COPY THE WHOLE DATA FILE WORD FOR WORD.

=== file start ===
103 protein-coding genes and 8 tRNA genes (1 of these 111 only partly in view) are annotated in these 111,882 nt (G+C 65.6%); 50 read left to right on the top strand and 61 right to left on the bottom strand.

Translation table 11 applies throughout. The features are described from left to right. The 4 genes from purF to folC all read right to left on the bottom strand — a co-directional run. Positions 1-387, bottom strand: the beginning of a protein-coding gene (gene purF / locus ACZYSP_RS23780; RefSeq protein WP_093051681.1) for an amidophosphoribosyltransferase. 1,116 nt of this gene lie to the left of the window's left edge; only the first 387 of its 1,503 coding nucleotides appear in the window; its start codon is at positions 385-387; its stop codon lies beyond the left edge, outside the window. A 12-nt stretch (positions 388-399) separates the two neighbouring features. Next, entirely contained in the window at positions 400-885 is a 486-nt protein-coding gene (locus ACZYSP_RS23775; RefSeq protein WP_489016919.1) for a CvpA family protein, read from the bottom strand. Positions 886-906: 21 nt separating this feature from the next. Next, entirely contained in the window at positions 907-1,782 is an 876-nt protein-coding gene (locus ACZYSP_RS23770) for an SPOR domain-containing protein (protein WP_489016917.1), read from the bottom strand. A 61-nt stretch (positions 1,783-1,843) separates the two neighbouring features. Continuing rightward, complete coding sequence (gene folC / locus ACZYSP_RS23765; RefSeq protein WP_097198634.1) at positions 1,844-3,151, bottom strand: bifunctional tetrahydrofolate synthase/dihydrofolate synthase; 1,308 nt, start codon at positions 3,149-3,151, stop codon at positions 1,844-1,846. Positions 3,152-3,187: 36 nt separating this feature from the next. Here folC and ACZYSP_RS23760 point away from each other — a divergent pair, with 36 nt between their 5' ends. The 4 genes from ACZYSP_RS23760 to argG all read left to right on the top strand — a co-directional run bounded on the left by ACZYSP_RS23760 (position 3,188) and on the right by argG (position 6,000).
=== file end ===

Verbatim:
103 protein-coding genes and 8 tRNA genes (1 of these 111 only partly in view) are annotated in these 111,882 nt (G+C 65.6%); 50 read left to right on the top strand and 61 right to left on the bottom strand.

Translation table 11 applies throughout. The features are described from left to right. The 4 genes from purF to folC all read right to left on the bottom strand — a co-directional run. Positions 1-387, bottom strand: the beginning of a protein-coding gene (gene purF / locus ACZYSP_RS23780; RefSeq protein WP_093051681.1) for an amidophosphoribosyltransferase. 1,116 nt of this gene lie to the left of the window's left edge; only the first 387 of its 1,503 coding nucleotides appear in the window; its start codon is at positions 385-387; its stop codon lies beyond the left edge, outside the window. A 12-nt stretch (positions 388-399) separates the two neighbouring features. Next, entirely contained in the window at positions 400-885 is a 486-nt protein-coding gene (locus ACZYSP_RS23775; RefSeq protein WP_489016919.1) for a CvpA family protein, read from the bottom strand. Positions 886-906: 21 nt separating this feature from the next. Next, entirely contained in the window at positions 907-1,782 is an 876-nt protein-coding gene (locus ACZYSP_RS23770) for an SPOR domain-containing protein (protein WP_489016917.1), read from the bottom strand. A 61-nt stretch (positions 1,783-1,843) separates the two neighbouring features. Continuing rightward, complete coding sequence (gene folC / locus ACZYSP_RS23765; RefSeq protein WP_097198634.1) at positions 1,844-3,151, bottom strand: bifunctional tetrahydrofolate synthase/dihydrofolate synthase; 1,308 nt, start codon at positions 3,149-3,151, stop codon at positions 1,844-1,846. Positions 3,152-3,187: 36 nt separating this feature from the next. Here folC and ACZYSP_RS23760 point away from each other — a divergent pair, with 36 nt between their 5' ends. The 4 genes from ACZYSP_RS23760 to argG all read left to right on the top strand — a co-directional run bounded on the left by ACZYSP_RS23760 (position 3,188) and on the right by argG (position 6,000).